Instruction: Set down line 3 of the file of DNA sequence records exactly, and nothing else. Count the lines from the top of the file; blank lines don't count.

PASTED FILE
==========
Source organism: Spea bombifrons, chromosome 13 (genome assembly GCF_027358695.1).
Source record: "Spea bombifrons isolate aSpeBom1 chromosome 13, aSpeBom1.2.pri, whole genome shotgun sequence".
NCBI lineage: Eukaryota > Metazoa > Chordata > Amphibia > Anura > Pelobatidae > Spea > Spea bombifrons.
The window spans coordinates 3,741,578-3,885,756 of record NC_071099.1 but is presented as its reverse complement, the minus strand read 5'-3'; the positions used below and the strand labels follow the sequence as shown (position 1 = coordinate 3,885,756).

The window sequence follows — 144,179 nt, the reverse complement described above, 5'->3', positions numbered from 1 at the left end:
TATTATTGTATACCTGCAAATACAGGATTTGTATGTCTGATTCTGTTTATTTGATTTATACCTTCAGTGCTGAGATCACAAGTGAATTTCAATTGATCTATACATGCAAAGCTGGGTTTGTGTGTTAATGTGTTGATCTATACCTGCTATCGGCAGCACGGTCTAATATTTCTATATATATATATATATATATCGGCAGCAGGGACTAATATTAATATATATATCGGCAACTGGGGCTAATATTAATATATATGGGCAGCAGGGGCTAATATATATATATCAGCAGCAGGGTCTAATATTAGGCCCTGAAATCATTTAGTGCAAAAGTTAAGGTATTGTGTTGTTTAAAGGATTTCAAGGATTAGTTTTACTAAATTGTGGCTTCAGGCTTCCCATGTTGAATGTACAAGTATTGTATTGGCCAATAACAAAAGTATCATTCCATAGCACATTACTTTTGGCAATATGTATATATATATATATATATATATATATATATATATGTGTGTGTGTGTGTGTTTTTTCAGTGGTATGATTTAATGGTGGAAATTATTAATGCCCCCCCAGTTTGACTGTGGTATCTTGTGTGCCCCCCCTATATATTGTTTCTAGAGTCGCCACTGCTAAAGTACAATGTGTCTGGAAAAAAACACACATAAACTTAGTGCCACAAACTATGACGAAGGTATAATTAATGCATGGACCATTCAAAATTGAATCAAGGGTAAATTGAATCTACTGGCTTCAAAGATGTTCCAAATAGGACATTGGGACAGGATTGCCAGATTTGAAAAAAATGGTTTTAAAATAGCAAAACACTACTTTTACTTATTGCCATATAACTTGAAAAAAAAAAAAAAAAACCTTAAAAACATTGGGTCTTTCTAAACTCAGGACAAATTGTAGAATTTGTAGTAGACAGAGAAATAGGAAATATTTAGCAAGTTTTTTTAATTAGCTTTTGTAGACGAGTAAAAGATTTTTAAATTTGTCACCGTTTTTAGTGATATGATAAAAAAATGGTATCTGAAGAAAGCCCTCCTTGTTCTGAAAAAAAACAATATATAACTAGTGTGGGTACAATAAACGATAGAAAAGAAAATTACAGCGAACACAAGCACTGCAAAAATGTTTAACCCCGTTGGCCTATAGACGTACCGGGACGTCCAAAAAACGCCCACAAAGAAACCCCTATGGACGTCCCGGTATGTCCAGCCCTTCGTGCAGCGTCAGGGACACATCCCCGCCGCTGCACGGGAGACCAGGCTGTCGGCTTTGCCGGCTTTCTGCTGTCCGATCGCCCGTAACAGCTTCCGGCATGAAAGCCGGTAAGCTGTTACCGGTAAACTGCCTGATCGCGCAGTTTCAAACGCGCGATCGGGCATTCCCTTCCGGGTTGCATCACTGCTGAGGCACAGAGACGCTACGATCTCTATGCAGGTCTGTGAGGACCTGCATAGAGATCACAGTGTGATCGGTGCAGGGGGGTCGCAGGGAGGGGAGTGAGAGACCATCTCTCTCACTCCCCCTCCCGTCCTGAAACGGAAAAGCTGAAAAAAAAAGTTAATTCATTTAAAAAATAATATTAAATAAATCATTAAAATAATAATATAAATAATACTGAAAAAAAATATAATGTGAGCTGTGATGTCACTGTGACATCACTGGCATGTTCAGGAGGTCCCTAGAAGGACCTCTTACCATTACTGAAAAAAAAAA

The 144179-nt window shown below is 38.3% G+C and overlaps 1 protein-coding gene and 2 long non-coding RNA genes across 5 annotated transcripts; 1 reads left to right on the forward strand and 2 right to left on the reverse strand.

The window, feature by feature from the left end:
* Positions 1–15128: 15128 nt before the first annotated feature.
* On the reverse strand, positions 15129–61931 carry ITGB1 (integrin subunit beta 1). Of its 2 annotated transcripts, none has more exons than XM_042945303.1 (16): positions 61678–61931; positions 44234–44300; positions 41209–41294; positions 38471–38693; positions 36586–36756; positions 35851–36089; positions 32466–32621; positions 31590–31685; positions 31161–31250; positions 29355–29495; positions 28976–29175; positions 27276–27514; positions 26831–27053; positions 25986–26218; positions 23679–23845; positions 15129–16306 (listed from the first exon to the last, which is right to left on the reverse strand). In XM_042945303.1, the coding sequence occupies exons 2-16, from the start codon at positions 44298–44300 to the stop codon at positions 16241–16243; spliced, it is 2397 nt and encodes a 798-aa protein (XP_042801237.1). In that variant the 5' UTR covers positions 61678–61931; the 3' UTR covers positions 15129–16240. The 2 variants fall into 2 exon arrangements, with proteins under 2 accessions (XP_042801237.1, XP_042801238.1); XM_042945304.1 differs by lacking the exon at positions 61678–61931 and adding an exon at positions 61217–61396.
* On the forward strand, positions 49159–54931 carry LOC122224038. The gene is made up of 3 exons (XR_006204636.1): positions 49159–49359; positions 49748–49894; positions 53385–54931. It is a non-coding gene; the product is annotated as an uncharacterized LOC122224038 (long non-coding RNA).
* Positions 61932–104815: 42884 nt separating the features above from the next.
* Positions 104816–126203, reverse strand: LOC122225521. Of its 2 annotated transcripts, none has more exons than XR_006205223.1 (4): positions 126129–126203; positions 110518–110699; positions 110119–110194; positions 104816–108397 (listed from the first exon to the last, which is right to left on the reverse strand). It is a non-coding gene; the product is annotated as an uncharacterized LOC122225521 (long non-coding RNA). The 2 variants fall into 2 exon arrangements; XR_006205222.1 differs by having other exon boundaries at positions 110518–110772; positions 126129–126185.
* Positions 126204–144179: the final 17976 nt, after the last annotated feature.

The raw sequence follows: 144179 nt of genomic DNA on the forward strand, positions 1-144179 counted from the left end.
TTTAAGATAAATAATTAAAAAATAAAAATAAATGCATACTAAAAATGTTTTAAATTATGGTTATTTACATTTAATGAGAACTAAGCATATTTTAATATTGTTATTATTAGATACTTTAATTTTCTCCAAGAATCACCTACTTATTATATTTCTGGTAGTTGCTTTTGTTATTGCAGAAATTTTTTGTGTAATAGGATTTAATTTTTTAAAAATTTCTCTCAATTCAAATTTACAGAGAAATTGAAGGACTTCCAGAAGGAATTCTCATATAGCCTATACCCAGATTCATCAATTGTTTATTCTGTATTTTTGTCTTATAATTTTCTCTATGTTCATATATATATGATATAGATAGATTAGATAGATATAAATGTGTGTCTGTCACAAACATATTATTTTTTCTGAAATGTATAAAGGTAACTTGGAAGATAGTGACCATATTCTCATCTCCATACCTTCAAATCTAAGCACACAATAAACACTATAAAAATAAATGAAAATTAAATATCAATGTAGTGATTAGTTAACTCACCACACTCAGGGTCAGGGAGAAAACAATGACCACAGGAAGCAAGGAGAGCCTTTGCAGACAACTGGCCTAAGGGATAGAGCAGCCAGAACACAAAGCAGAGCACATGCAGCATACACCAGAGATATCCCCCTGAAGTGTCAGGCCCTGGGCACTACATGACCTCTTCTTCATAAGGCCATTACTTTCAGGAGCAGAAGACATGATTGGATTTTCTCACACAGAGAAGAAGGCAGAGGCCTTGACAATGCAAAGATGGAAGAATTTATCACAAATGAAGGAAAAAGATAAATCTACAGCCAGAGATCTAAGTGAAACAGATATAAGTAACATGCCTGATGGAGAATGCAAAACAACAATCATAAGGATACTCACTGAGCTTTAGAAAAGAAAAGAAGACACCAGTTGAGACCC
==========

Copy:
NCBI lineage: Eukaryota > Metazoa > Chordata > Amphibia > Anura > Pelobatidae > Spea > Spea bombifrons.